Although there doesn't seem much disparity between the (historic) returns available from Growth or Balanced funds above they can generate very significant differences over time. For example, assume you have an annual salary of $100,000 at age 30 which escalates at 3% per annum and that your superannuation guarantee payments are 9.5% of your income - starting with a superannuation balance of $70,000. At age 45, which is when we suggest you perhaps contemplate gently "turning back the dial" on the risk profile within your portfolio, to reduce some but not all volatility ahead of retirement, the different fund balances would be as follows:
Just a few disclaimers - these figures are indicative, based on averages and they are gross of fees - and therefore not "real world". They are simply intended to demonstrate that large costs can attach to being too conservative when younger - an "opportunity cost". Equally, you can be a "long time retired", so no exposure to growth assets, even when in retirement, may also be inappropriate.
Protection - Life Insurance
A young family and mortgage often lead to individuals having their first thoughts about individual mortality, and how they can secure their family's future in the event of something happening. Life insurance is not a discretionary, "exciting" purchase, but it is absolutely fundamental in any planning to provide a safety net, particularly if you have a family - and the good news is that life insurance in your 30s is usually comparatively "cheap". That is particularly the case for life insurance provided within superannuation funds. However, sometimes you get what you pay for - and you need to take the time to very carefully review the quality and extent of cover of life insurance offered by super funds, particularly if your circumstances are unusual.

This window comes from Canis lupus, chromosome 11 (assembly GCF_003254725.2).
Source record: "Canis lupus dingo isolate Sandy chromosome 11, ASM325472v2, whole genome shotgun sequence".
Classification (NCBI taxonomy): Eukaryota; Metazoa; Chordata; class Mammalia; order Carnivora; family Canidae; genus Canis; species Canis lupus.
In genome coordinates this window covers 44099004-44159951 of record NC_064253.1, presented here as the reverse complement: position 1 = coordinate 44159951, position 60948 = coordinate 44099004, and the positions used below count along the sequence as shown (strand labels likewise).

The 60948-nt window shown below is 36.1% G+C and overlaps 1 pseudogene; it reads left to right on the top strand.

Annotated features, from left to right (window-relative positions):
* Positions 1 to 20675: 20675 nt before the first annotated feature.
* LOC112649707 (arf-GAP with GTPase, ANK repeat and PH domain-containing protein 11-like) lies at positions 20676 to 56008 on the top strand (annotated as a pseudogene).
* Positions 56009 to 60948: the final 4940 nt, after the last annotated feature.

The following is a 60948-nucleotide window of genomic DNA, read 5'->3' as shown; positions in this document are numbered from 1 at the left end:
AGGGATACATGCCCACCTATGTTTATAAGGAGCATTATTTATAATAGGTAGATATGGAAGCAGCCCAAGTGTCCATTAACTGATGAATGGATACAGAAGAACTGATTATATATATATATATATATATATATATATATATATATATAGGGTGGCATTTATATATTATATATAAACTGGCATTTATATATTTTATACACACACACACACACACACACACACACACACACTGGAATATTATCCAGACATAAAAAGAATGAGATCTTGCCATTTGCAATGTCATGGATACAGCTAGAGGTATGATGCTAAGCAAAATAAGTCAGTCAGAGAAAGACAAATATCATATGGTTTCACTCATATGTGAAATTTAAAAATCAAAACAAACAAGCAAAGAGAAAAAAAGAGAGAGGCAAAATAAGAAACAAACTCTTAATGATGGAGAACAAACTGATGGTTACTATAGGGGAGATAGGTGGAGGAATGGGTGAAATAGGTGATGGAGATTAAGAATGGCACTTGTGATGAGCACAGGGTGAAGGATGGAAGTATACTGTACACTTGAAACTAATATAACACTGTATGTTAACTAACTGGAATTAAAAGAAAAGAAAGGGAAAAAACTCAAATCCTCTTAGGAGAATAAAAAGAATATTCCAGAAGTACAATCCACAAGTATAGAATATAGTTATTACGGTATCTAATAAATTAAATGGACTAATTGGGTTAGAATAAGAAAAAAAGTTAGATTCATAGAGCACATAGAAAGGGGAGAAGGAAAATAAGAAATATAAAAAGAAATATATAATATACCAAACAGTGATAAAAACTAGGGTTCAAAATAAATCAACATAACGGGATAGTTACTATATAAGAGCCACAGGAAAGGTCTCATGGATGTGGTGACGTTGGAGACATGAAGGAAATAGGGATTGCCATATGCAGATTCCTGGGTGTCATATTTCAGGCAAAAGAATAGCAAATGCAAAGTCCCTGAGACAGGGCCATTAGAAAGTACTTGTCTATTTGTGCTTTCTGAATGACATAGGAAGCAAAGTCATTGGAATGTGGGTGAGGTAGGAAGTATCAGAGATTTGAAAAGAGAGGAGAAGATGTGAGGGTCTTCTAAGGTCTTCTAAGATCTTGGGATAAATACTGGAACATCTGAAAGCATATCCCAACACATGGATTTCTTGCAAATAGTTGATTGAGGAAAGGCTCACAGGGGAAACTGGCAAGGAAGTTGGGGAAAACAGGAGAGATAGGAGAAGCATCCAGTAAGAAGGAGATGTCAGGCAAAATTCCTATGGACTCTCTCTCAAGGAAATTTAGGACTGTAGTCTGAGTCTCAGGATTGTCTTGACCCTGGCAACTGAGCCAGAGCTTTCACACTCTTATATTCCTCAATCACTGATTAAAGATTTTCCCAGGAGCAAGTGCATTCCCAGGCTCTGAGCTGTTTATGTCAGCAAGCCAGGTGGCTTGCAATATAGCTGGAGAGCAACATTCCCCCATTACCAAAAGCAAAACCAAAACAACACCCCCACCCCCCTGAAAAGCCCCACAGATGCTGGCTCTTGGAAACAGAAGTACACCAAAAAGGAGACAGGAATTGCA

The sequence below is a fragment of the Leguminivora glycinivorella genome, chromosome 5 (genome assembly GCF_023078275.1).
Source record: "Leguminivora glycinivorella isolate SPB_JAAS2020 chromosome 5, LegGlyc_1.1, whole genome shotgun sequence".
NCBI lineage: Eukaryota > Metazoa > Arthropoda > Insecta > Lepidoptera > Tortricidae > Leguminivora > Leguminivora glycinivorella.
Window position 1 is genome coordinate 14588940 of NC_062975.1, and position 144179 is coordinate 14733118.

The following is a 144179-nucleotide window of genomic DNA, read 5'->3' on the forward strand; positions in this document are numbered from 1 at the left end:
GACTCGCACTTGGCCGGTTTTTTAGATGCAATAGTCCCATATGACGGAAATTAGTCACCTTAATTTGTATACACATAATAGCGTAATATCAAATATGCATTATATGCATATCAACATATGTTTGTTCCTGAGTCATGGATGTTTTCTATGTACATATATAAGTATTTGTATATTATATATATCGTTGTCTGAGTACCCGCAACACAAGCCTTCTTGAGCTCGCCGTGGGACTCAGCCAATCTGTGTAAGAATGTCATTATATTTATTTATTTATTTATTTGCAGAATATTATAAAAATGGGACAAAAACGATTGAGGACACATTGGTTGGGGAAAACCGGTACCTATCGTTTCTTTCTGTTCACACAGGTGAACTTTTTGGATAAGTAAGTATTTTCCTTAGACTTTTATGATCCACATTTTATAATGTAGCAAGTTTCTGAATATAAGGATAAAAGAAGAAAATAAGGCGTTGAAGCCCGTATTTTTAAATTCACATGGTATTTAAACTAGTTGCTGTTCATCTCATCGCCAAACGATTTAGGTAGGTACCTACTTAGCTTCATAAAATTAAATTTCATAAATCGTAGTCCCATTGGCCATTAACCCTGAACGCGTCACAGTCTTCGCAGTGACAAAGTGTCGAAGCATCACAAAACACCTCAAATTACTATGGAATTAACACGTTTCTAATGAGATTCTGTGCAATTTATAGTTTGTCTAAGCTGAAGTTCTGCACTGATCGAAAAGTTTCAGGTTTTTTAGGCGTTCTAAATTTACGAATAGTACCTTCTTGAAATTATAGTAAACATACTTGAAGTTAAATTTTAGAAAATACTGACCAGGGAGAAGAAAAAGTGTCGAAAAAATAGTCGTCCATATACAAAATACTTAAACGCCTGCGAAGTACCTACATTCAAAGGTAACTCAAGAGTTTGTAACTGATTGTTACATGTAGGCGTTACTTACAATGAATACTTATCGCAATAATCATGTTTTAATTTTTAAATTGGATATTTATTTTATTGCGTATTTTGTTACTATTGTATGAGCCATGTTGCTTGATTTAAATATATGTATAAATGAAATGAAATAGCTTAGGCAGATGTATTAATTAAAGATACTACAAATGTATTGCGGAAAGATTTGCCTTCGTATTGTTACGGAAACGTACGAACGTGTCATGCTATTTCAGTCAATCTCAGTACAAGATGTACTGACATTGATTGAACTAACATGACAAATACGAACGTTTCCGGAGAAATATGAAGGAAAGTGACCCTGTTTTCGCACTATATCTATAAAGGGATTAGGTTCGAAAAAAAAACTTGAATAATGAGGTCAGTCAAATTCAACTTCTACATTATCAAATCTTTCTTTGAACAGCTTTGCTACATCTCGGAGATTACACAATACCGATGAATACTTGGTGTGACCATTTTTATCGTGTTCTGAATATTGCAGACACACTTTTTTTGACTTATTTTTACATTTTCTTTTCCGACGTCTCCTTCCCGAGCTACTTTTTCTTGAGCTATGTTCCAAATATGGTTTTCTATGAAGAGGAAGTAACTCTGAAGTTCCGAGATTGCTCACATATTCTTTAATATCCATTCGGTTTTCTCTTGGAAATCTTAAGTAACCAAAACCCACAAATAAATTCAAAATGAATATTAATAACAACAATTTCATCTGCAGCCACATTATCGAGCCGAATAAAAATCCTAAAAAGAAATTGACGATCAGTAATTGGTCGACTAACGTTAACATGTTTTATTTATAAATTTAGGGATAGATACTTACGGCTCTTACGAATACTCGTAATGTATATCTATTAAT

Income protection is sometimes not provided by superannuation funds and should also be considered, particularly if you are self-employed. Life insurance can actually be quite a complicated product, and certainly don't disregard using an experienced broker if your circumstances are at all unusual - no additional cost normally applies.
Saving and Salary Sacrifice
Some level of saving, if possible during this period, is obviously going to be useful, but we wouldn't necessarily recommend additional contributions into superannuation. Perhaps making additional contributions to your mortgage, with the ability to make redraws for example if you have children going into private education.
Not for everyone, but if both your income and marginal tax rates are high, you might consider taking out an insurance bond to provide later access to tax free lump sums - perhaps to later pay for private school fees. These are reasonably complicated products, and individual financial planning advice is an absolute necessity.
If you would like to arrange professional advice in relation to the above matters, please complete the Inquiry form below providing details and you will be contacted accordingly. You will receive a fee quotation in advance of any advice or services being provided.